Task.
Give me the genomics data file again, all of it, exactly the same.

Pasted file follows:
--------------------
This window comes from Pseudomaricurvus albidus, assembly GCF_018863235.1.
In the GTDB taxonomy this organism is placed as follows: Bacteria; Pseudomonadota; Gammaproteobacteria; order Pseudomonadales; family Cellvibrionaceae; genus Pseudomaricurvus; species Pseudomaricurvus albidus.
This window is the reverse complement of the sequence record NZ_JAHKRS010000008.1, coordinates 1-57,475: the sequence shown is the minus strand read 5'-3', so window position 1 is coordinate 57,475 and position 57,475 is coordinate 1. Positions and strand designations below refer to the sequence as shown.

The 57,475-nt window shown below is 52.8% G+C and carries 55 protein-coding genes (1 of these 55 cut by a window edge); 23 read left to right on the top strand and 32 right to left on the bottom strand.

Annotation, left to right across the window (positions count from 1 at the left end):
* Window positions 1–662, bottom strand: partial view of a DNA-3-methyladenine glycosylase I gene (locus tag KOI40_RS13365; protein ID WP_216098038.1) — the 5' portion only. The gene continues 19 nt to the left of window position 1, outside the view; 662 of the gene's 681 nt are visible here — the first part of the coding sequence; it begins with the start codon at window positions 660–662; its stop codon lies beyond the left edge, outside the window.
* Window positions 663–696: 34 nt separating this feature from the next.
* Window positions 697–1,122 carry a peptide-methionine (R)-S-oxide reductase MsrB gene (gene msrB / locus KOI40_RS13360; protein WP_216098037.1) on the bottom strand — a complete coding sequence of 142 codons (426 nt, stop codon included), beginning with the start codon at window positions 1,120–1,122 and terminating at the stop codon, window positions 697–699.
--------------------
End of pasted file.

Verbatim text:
This window comes from Pseudomaricurvus albidus, assembly GCF_018863235.1.
In the GTDB taxonomy this organism is placed as follows: Bacteria; Pseudomonadota; Gammaproteobacteria; order Pseudomonadales; family Cellvibrionaceae; genus Pseudomaricurvus; species Pseudomaricurvus albidus.
This window is the reverse complement of the sequence record NZ_JAHKRS010000008.1, coordinates 1-57,475: the sequence shown is the minus strand read 5'-3', so window position 1 is coordinate 57,475 and position 57,475 is coordinate 1. Positions and strand designations below refer to the sequence as shown.

The 57,475-nt window shown below is 52.8% G+C and carries 55 protein-coding genes (1 of these 55 cut by a window edge); 23 read left to right on the top strand and 32 right to left on the bottom strand.

Annotation, left to right across the window (positions count from 1 at the left end):
* Window positions 1–662, bottom strand: partial view of a DNA-3-methyladenine glycosylase I gene (locus tag KOI40_RS13365; protein ID WP_216098038.1) — the 5' portion only. The gene continues 19 nt to the left of window position 1, outside the view; 662 of the gene's 681 nt are visible here — the first part of the coding sequence; it begins with the start codon at window positions 660–662; its stop codon lies beyond the left edge, outside the window.
* Window positions 663–696: 34 nt separating this feature from the next.
* Window positions 697–1,122 carry a peptide-methionine (R)-S-oxide reductase MsrB gene (gene msrB / locus KOI40_RS13360; protein WP_216098037.1) on the bottom strand — a complete coding sequence of 142 codons (426 nt, stop codon included), beginning with the start codon at window positions 1,120–1,122 and terminating at the stop codon, window positions 697–699.